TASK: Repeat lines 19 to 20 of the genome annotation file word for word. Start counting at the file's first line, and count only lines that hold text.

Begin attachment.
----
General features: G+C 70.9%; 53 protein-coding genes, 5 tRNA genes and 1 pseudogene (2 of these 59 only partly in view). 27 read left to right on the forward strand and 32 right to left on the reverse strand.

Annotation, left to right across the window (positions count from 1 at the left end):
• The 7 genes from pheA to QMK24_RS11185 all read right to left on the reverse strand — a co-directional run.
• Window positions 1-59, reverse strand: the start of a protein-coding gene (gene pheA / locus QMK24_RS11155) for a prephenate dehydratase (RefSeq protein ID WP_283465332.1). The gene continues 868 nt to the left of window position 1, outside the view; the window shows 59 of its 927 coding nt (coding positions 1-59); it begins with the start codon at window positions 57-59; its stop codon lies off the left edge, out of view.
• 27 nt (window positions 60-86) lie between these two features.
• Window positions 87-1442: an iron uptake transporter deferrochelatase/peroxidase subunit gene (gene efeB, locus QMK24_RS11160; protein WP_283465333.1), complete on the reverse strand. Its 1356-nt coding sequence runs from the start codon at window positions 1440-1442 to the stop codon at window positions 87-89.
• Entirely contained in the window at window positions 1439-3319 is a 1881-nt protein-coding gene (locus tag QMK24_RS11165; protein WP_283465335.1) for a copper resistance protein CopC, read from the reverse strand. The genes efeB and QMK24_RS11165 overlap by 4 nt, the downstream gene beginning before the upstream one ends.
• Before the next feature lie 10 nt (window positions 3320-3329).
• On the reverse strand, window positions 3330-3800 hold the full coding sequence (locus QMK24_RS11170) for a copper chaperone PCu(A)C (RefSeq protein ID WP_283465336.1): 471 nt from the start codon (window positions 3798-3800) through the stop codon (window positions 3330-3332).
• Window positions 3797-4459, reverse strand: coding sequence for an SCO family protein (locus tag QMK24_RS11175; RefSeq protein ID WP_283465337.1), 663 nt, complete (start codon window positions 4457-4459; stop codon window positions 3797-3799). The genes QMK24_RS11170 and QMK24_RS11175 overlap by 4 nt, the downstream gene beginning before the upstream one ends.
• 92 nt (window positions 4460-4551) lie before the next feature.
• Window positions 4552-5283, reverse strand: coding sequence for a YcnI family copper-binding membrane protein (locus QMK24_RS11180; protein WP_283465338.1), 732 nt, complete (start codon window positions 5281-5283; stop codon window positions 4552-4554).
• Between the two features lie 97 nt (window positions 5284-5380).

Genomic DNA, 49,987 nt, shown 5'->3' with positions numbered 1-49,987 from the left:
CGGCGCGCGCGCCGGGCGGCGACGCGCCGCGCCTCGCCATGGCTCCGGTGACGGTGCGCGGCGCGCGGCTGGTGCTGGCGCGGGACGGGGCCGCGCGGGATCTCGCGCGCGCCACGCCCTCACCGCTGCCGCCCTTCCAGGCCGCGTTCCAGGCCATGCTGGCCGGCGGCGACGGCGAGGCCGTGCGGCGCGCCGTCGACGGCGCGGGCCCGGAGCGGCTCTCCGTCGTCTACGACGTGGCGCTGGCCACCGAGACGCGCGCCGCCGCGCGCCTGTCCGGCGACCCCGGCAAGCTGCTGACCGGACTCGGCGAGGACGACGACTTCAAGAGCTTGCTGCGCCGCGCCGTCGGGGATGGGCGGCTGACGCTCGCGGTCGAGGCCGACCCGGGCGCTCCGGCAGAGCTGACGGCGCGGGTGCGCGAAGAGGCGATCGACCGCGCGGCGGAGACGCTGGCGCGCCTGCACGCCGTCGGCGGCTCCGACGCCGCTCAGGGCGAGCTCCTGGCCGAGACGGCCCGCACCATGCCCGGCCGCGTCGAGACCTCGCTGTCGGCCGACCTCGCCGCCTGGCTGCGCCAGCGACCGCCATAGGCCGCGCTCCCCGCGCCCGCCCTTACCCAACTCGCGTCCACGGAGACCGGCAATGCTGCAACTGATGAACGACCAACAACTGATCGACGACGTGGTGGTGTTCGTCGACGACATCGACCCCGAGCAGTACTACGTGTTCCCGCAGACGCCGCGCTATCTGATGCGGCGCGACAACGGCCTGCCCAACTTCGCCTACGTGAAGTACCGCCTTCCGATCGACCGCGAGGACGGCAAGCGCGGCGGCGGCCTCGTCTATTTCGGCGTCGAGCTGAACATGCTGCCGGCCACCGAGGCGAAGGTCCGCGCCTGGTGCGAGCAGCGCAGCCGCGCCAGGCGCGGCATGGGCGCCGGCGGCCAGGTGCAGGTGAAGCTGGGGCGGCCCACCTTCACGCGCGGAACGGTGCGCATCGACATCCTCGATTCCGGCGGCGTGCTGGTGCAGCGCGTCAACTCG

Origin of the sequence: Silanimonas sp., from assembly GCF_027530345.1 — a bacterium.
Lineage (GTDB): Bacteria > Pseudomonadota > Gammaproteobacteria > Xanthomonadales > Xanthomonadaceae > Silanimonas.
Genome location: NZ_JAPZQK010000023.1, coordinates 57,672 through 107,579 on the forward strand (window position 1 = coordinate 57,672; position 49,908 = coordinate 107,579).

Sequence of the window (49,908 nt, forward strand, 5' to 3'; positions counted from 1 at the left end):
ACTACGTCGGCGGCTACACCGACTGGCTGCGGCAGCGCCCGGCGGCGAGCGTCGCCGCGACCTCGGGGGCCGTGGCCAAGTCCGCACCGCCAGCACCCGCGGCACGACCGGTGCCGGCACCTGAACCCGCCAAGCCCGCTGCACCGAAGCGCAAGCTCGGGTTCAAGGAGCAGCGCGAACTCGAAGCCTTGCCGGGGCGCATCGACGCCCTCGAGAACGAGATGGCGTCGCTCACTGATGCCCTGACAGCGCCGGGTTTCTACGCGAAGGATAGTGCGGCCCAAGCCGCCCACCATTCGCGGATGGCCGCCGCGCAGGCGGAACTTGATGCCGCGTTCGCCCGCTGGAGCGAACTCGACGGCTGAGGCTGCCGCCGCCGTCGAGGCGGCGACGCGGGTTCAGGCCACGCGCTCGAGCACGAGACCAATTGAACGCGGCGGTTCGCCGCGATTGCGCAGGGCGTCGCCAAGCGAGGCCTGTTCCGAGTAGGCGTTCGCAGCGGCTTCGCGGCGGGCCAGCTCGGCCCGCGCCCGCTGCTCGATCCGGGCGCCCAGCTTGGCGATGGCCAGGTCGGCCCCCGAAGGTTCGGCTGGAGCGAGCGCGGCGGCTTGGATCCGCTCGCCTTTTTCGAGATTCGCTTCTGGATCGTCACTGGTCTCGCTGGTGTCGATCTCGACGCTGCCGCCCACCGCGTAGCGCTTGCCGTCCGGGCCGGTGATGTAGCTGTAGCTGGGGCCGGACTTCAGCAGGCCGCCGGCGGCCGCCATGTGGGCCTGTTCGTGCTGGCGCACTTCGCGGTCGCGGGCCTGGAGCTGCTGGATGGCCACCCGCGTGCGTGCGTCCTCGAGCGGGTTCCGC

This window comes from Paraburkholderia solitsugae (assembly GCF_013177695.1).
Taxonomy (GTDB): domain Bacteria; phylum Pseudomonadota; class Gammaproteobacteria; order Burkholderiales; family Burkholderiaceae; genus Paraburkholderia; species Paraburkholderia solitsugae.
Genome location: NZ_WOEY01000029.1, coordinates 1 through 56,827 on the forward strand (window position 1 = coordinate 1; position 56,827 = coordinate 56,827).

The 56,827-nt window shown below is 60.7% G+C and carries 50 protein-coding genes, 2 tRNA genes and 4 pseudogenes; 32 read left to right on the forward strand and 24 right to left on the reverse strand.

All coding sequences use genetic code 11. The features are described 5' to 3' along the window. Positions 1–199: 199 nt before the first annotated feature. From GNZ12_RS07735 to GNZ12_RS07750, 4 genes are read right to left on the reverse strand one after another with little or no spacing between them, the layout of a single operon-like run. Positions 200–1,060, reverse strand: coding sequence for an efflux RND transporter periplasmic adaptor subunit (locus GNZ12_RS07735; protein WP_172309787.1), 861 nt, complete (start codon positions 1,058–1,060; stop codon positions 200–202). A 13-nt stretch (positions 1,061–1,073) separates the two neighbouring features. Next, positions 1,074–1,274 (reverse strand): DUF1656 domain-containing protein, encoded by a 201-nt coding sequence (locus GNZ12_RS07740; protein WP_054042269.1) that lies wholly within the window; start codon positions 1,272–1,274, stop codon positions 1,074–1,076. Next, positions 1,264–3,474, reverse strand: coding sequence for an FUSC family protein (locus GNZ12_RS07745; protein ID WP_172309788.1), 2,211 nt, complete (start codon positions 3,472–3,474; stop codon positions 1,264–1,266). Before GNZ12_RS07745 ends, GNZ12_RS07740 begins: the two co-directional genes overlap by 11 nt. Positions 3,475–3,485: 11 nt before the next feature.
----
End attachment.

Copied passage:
Sequence of the window (49,908 nt, forward strand, 5' to 3'; positions counted from 1 at the left end):
ACTACGTCGGCGGCTACACCGACTGGCTGCGGCAGCGCCCGGCGGCGAGCGTCGCCGCGACCTCGGGGGCCGTGGCCAAGTCCGCACCGCCAGCACCCGCGGCACGACCGGTGCCGGCACCTGAACCCGCCAAGCCCGCTGCACCGAAGCGCAAGCTCGGGTTCAAGGAGCAGCGCGAACTCGAAGCCTTGCCGGGGCGCATCGACGCCCTCGAGAACGAGATGGCGTCGCTCACTGATGCCCTGACAGCGCCGGGTTTCTACGCGAAGGATAGTGCGGCCCAAGCCGCCCACCATTCGCGGATGGCCGCCGCGCAGGCGGAACTTGATGCCGCGTTCGCCCGCTGGAGCGAACTCGACGGCTGAGGCTGCCGCCGCCGTCGAGGCGGCGACGCGGGTTCAGGCCACGCGCTCGAGCACGAGACCAATTGAACGCGGCGGTTCGCCGCGATTGCGCAGGGCGTCGCCAAGCGAGGCCTGTTCCGAGTAGGCGTTCGCAGCGGCTTCGCGGCGGGCCAGCTCGGCCCGCGCCCGCTGCTCGATCCGGGCGCCCAGCTTGGCGATGGCCAGGTCGGCCCCCGAAGGTTCGGCTGGAGCGAGCGCGGCGGCTTGGATCCGCTCGCCTTTTTCGAGATTCGCTTCTGGATCGTCACTGGTCTCGCTGGTGTCGATCTCGACGCTGCCGCCCACCGCGTAGCGCTTGCCGTCCGGGCCGGTGATGTAGCTGTAGCTGGGGCCGGACTTCAGCAGGCCGCCGGCGGCCGCCATGTGGGCCTGTTCGTGCTGGCGCACTTCGCGGTCGCGGGCCTGGAGCTGCTGGATGGCCACCCGCGTGCGTGCGTCCTCGAGCGGGTTCCGC